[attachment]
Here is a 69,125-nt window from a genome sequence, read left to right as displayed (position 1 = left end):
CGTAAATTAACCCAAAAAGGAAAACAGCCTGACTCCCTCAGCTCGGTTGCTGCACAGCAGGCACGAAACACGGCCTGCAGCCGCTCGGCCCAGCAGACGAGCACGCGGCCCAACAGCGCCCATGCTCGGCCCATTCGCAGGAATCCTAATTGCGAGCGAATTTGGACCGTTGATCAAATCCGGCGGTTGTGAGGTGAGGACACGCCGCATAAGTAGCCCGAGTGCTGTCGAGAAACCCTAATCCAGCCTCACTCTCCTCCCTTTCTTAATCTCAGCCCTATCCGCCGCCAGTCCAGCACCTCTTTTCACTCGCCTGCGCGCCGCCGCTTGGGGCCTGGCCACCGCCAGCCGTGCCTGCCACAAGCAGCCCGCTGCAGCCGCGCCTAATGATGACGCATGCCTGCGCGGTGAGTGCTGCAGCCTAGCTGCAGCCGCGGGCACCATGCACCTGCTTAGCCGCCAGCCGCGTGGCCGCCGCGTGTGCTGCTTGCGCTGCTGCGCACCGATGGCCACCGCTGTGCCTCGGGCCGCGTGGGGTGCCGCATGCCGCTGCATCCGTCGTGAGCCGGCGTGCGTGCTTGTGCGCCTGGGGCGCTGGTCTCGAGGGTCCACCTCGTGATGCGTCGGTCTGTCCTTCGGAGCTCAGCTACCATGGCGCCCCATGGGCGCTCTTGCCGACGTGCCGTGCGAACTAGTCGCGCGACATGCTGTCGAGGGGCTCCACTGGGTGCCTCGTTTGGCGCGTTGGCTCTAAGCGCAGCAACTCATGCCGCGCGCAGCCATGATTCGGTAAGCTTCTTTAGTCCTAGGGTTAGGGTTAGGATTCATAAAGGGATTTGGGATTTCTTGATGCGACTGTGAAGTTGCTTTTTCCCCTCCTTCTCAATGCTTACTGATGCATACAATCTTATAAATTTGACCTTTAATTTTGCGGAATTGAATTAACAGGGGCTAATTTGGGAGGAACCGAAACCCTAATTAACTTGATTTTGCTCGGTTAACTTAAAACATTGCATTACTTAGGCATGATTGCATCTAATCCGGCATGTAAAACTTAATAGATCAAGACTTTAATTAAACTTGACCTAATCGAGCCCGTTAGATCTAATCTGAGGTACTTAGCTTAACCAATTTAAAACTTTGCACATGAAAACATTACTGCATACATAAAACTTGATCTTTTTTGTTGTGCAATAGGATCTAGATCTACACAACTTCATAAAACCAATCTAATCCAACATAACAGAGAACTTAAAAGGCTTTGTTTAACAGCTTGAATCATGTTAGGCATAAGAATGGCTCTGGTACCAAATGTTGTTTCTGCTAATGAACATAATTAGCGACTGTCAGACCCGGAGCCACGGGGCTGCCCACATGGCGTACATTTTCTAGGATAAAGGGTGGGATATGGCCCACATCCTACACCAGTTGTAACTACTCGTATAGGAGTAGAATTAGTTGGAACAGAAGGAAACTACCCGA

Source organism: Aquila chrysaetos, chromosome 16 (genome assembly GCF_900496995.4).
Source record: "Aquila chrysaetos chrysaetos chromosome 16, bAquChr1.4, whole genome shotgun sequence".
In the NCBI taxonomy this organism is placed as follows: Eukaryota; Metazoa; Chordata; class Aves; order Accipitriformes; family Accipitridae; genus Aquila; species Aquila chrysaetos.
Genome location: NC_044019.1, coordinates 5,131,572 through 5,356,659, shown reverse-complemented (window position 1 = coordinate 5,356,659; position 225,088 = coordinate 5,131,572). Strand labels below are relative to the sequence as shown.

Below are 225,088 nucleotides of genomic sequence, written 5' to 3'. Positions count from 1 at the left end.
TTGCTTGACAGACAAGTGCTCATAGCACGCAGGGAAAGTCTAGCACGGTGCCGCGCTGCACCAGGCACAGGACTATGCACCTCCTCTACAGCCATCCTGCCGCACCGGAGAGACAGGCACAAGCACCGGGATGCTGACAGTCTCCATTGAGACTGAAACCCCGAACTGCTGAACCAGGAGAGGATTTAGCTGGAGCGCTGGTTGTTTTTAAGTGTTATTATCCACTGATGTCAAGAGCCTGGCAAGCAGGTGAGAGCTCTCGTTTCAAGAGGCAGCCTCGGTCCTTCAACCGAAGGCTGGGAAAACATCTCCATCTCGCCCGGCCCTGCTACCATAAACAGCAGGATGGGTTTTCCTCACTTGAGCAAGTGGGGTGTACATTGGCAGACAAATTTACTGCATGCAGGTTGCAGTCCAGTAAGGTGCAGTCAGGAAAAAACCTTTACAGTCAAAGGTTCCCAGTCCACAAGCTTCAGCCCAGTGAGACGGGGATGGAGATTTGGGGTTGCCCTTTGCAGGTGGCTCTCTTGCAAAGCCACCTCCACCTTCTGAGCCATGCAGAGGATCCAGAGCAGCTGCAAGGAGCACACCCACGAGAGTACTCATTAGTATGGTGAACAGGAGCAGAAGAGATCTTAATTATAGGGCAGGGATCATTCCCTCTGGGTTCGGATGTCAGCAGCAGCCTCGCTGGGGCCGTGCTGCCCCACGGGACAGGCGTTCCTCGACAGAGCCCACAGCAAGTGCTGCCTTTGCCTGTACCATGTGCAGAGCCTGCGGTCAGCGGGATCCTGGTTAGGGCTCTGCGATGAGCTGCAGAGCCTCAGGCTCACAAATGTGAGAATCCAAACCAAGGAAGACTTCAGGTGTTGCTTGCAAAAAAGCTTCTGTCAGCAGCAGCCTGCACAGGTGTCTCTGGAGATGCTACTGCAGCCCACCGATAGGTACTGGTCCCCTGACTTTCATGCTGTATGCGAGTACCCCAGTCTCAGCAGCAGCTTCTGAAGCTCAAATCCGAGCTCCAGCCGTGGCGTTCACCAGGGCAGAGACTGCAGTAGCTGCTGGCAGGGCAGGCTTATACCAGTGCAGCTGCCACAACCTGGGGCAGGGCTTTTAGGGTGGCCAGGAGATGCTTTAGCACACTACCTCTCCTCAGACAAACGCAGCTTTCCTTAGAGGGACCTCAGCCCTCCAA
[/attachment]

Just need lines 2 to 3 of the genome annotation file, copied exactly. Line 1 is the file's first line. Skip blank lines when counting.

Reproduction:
CGTAAATTAACCCAAAAAGGAAAACAGCCTGACTCCCTCAGCTCGGTTGCTGCACAGCAGGCACGAAACACGGCCTGCAGCCGCTCGGCCCAGCAGACGAGCACGCGGCCCAACAGCGCCCATGCTCGGCCCATTCGCAGGAATCCTAATTGCGAGCGAATTTGGACCGTTGATCAAATCCGGCGGTTGTGAGGTGAGGACACGCCGCATAAGTAGCCCGAGTGCTGTCGAGAAACCCTAATCCAGCCTCACTCTCCTCCCTTTCTTAATCTCAGCCCTATCCGCCGCCAGTCCAGCACCTCTTTTCACTCGCCTGCGCGCCGCCGCTTGGGGCCTGGCCACCGCCAGCCGTGCCTGCCACAAGCAGCCCGCTGCAGCCGCGCCTAATGATGACGCATGCCTGCGCGGTGAGTGCTGCAGCCTAGCTGCAGCCGCGGGCACCATGCACCTGCTTAGCCGCCAGCCGCGTGGCCGCCGCGTGTGCTGCTTGCGCTGCTGCGCACCGATGGCCACCGCTGTGCCTCGGGCCGCGTGGGGTGCCGCATGCCGCTGCATCCGTCGTGAGCCGGCGTGCGTGCTTGTGCGCCTGGGGCGCTGGTCTCGAGGGTCCACCTCGTGATGCGTCGGTCTGTCCTTCGGAGCTCAGCTACCATGGCGCCCCATGGGCGCTCTTGCCGACGTGCCGTGCGAACTAGTCGCGCGACATGCTGTCGAGGGGCTCCACTGGGTGCCTCGTTTGGCGCGTTGGCTCTAAGCGCAGCAACTCATGCCGCGCGCAGCCATGATTCGGTAAGCTTCTTTAGTCCTAGGGTTAGGGTTAGGATTCATAAAGGGATTTGGGATTTCTTGATGCGACTGTGAAGTTGCTTTTTCCCCTCCTTCTCAATGCTTACTGATGCATACAATCTTATAAATTTGACCTTTAATTTTGCGGAATTGAATTAACAGGGGCTAATTTGGGAGGAACCGAAACCCTAATTAACTTGATTTTGCTCGGTTAACTTAAAACATTGCATTACTTAGGCATGATTGCATCTAATCCGGCATGTAAAACTTAATAGATCAAGACTTTAATTAAACTTGACCTAATCGAGCCCGTTAGATCTAATCTGAGGTACTTAGCTTAACCAATTTAAAACTTTGCACATGAAAACATTACTGCATACATAAAACTTGATCTTTTTTGTTGTGCAATAGGATCTAGATCTACACAACTTCATAAAACCAATCTAATCCAACATAACAGAGAACTTAAAAGGCTTTGTTTAACAGCTTGAATCATGTTAGGCATAAGAATGGCTCTGGTACCAAATGTTGTTTCTGCTAATGAACATAATTAGCGACTGTCAGACCCGGAGCCACGGGGCTGCCCACATGGCGTACATTTTCTAGGATAAAGGGTGGGATATGGCCCACATCCTACACCAGTTGTAACTACTCGTATAGGAGTAGAATTAGTTGGAACAGAAGGAAACTACCCGA

Source organism: Aquila chrysaetos, chromosome 16 (genome assembly GCF_900496995.4).